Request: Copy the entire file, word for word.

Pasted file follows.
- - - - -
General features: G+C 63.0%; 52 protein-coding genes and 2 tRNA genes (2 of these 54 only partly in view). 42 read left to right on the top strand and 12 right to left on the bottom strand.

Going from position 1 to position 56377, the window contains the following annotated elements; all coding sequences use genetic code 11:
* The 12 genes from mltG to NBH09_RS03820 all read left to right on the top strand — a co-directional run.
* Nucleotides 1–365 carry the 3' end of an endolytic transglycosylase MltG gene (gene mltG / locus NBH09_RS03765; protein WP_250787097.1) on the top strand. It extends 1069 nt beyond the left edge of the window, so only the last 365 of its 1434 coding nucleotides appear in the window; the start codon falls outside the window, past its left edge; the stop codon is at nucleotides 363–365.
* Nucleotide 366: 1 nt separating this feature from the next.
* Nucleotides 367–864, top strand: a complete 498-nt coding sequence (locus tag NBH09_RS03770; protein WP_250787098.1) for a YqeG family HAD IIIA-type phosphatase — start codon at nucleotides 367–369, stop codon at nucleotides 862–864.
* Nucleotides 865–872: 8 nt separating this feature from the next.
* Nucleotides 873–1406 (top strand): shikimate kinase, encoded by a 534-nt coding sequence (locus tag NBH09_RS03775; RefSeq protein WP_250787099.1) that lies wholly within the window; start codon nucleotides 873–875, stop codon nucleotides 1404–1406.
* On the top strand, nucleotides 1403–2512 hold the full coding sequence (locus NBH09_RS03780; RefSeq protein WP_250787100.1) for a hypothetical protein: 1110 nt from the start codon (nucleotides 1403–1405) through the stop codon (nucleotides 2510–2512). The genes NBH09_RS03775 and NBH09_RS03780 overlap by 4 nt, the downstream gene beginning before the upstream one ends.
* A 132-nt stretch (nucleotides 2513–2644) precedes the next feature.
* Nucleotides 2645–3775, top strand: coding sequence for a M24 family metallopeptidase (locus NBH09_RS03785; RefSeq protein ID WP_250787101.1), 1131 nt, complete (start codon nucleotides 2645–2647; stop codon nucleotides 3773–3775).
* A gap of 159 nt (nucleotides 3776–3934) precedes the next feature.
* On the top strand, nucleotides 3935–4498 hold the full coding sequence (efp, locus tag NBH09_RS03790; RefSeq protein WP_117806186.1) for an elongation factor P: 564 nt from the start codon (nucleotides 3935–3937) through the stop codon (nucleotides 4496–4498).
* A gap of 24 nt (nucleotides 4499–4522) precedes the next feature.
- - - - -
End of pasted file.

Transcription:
General features: G+C 63.0%; 52 protein-coding genes and 2 tRNA genes (2 of these 54 only partly in view). 42 read left to right on the top strand and 12 right to left on the bottom strand.

Going from position 1 to position 56377, the window contains the following annotated elements; all coding sequences use genetic code 11:
* The 12 genes from mltG to NBH09_RS03820 all read left to right on the top strand — a co-directional run.
* Nucleotides 1–365 carry the 3' end of an endolytic transglycosylase MltG gene (gene mltG / locus NBH09_RS03765; protein WP_250787097.1) on the top strand. It extends 1069 nt beyond the left edge of the window, so only the last 365 of its 1434 coding nucleotides appear in the window; the start codon falls outside the window, past its left edge; the stop codon is at nucleotides 363–365.
* Nucleotide 366: 1 nt separating this feature from the next.
* Nucleotides 367–864, top strand: a complete 498-nt coding sequence (locus tag NBH09_RS03770; protein WP_250787098.1) for a YqeG family HAD IIIA-type phosphatase — start codon at nucleotides 367–369, stop codon at nucleotides 862–864.
* Nucleotides 865–872: 8 nt separating this feature from the next.
* Nucleotides 873–1406 (top strand): shikimate kinase, encoded by a 534-nt coding sequence (locus tag NBH09_RS03775; RefSeq protein WP_250787099.1) that lies wholly within the window; start codon nucleotides 873–875, stop codon nucleotides 1404–1406.
* On the top strand, nucleotides 1403–2512 hold the full coding sequence (locus NBH09_RS03780; RefSeq protein WP_250787100.1) for a hypothetical protein: 1110 nt from the start codon (nucleotides 1403–1405) through the stop codon (nucleotides 2510–2512). The genes NBH09_RS03775 and NBH09_RS03780 overlap by 4 nt, the downstream gene beginning before the upstream one ends.
* A 132-nt stretch (nucleotides 2513–2644) precedes the next feature.
* Nucleotides 2645–3775, top strand: coding sequence for a M24 family metallopeptidase (locus NBH09_RS03785; RefSeq protein ID WP_250787101.1), 1131 nt, complete (start codon nucleotides 2645–2647; stop codon nucleotides 3773–3775).
* A gap of 159 nt (nucleotides 3776–3934) precedes the next feature.
* On the top strand, nucleotides 3935–4498 hold the full coding sequence (efp, locus tag NBH09_RS03790; RefSeq protein WP_117806186.1) for an elongation factor P: 564 nt from the start codon (nucleotides 3935–3937) through the stop codon (nucleotides 4496–4498).
* A gap of 24 nt (nucleotides 4499–4522) precedes the next feature.